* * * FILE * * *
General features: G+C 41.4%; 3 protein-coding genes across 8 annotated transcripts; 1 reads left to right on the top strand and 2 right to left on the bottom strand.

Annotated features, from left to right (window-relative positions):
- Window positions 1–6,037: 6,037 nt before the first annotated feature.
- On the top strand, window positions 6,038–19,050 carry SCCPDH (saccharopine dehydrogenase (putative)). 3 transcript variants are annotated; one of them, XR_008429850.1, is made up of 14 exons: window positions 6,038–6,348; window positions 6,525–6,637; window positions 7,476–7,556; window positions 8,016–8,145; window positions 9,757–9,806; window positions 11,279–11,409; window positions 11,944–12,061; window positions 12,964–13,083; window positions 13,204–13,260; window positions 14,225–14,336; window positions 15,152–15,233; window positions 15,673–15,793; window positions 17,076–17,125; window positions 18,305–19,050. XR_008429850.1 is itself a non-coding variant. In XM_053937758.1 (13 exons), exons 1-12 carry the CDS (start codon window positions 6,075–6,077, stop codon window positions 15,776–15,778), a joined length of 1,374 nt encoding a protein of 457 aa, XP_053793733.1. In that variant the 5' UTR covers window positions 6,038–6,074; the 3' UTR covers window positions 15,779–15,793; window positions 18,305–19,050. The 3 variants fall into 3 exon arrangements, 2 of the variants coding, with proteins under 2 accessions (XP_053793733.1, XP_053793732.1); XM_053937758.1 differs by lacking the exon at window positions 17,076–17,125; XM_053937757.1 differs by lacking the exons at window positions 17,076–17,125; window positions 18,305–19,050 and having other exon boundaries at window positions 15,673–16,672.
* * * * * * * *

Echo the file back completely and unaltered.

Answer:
General features: G+C 41.4%; 3 protein-coding genes across 8 annotated transcripts; 1 reads left to right on the top strand and 2 right to left on the bottom strand.

Annotated features, from left to right (window-relative positions):
- Window positions 1–6,037: 6,037 nt before the first annotated feature.
- On the top strand, window positions 6,038–19,050 carry SCCPDH (saccharopine dehydrogenase (putative)). 3 transcript variants are annotated; one of them, XR_008429850.1, is made up of 14 exons: window positions 6,038–6,348; window positions 6,525–6,637; window positions 7,476–7,556; window positions 8,016–8,145; window positions 9,757–9,806; window positions 11,279–11,409; window positions 11,944–12,061; window positions 12,964–13,083; window positions 13,204–13,260; window positions 14,225–14,336; window positions 15,152–15,233; window positions 15,673–15,793; window positions 17,076–17,125; window positions 18,305–19,050. XR_008429850.1 is itself a non-coding variant. In XM_053937758.1 (13 exons), exons 1-12 carry the CDS (start codon window positions 6,075–6,077, stop codon window positions 15,776–15,778), a joined length of 1,374 nt encoding a protein of 457 aa, XP_053793733.1. In that variant the 5' UTR covers window positions 6,038–6,074; the 3' UTR covers window positions 15,779–15,793; window positions 18,305–19,050. The 3 variants fall into 3 exon arrangements, 2 of the variants coding, with proteins under 2 accessions (XP_053793733.1, XP_053793732.1); XM_053937758.1 differs by lacking the exon at window positions 17,076–17,125; XM_053937757.1 differs by lacking the exons at window positions 17,076–17,125; window positions 18,305–19,050 and having other exon boundaries at window positions 15,673–16,672.